A scenario of sustained high oil prices can no longer be discarded. If the uprisings in North Africa and the Middle East continue to spread to other countries over the next months, it is quite likely that oil prices will keep high, and may even reach new record heights. Not an unlikely development, particularly if protesters in Libya succeed in overthrowing Gaddafi. But instability will hardly stop with the overthrow of dictatorial rulers. Governance-building is a long process, with likely surges of instability. Attending the demands for jobs and income will not be easy. The global economy has not fully recovered yet, and the region’s troubled local economies need sweeping reforms before they can yield satisfactory results. Frustration of demands can refuel discontent and lead to new waves of instability.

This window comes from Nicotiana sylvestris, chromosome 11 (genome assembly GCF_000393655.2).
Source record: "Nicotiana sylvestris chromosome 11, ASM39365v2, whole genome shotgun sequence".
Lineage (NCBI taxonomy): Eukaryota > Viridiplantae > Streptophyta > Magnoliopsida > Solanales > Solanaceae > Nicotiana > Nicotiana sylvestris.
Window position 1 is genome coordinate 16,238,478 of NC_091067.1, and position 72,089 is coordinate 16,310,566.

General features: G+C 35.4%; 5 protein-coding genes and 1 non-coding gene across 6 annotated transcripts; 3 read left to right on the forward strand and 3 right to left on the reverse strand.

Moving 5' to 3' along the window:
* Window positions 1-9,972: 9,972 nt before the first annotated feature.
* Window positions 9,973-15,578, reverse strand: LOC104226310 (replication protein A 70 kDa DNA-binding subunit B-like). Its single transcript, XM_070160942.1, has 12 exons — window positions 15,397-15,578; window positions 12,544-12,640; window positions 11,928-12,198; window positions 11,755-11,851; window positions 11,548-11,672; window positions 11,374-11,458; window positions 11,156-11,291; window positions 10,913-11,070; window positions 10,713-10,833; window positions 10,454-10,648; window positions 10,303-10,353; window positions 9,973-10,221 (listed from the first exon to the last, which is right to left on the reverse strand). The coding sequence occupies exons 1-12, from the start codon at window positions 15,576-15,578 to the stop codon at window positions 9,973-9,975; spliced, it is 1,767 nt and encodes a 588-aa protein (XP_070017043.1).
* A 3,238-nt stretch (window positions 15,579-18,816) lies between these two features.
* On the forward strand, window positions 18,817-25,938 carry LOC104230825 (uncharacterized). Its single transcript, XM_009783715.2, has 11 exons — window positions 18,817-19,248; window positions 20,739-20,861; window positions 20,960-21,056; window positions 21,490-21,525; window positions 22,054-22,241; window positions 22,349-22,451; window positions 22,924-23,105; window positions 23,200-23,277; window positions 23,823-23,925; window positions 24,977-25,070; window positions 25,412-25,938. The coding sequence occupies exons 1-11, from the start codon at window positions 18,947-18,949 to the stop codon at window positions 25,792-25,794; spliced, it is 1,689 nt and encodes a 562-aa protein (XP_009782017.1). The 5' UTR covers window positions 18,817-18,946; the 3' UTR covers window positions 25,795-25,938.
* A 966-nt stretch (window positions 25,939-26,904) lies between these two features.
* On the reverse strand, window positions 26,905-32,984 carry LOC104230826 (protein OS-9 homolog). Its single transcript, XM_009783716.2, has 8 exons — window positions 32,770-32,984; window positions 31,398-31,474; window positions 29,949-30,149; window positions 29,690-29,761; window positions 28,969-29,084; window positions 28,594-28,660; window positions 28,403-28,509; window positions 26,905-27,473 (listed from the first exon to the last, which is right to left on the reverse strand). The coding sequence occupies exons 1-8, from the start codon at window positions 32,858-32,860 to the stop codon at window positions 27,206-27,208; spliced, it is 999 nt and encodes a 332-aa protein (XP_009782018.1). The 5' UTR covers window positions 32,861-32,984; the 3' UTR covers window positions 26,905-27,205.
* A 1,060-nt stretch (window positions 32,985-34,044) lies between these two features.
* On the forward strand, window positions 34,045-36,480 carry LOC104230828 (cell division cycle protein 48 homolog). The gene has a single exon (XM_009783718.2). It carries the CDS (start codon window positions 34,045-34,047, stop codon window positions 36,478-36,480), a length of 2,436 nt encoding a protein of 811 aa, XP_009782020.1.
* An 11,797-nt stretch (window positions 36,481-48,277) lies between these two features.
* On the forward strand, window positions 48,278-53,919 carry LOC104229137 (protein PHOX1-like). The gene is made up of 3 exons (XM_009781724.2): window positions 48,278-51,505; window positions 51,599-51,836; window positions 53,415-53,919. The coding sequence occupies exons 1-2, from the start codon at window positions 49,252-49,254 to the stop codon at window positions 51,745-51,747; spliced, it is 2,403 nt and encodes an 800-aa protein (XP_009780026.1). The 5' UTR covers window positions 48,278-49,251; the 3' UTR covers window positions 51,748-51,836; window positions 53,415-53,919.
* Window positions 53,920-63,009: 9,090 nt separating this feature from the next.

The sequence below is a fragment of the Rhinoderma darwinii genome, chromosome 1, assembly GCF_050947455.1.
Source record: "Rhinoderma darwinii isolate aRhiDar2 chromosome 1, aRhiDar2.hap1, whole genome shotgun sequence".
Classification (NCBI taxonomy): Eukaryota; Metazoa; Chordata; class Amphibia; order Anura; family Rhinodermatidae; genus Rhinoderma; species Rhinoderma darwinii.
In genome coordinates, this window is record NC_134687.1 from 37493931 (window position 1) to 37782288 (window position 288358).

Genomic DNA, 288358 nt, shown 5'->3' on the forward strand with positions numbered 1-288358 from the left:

This environment of uncertainty and stress can have an enduring effect on oil prices, leading to a relatively long cycle with frequent upswings, before prices start to settle down. This scenario could further deteriorate if this wave of revolt reaches Saudi Arabia. It looks rock solid today, but its gerontocracy has little future left. Change might be inevitable. Instability in Saudi Arabia would very likely determine a higher floor to oil prices. The effect of Libya’s instability on oil prices has do to with oil quality, rather than with the quantity at risk. In Saudi Arabia it is the other way around, it is about quantity. Sustained high oil prices would jeopardize the still shaky economic recovery in Europe and the US. It would also feed inflation. Food inflation that has resulted from extreme weather events all over the world over the last 14 months would be refueled. There is a clear and present danger of a setback to economic recovery.
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Tags: cleantech, Climate Change, development, economic recovery, economy, Egypt, energy, Green, Libya, oil, renewable energy, Saudi Arabia, sustainability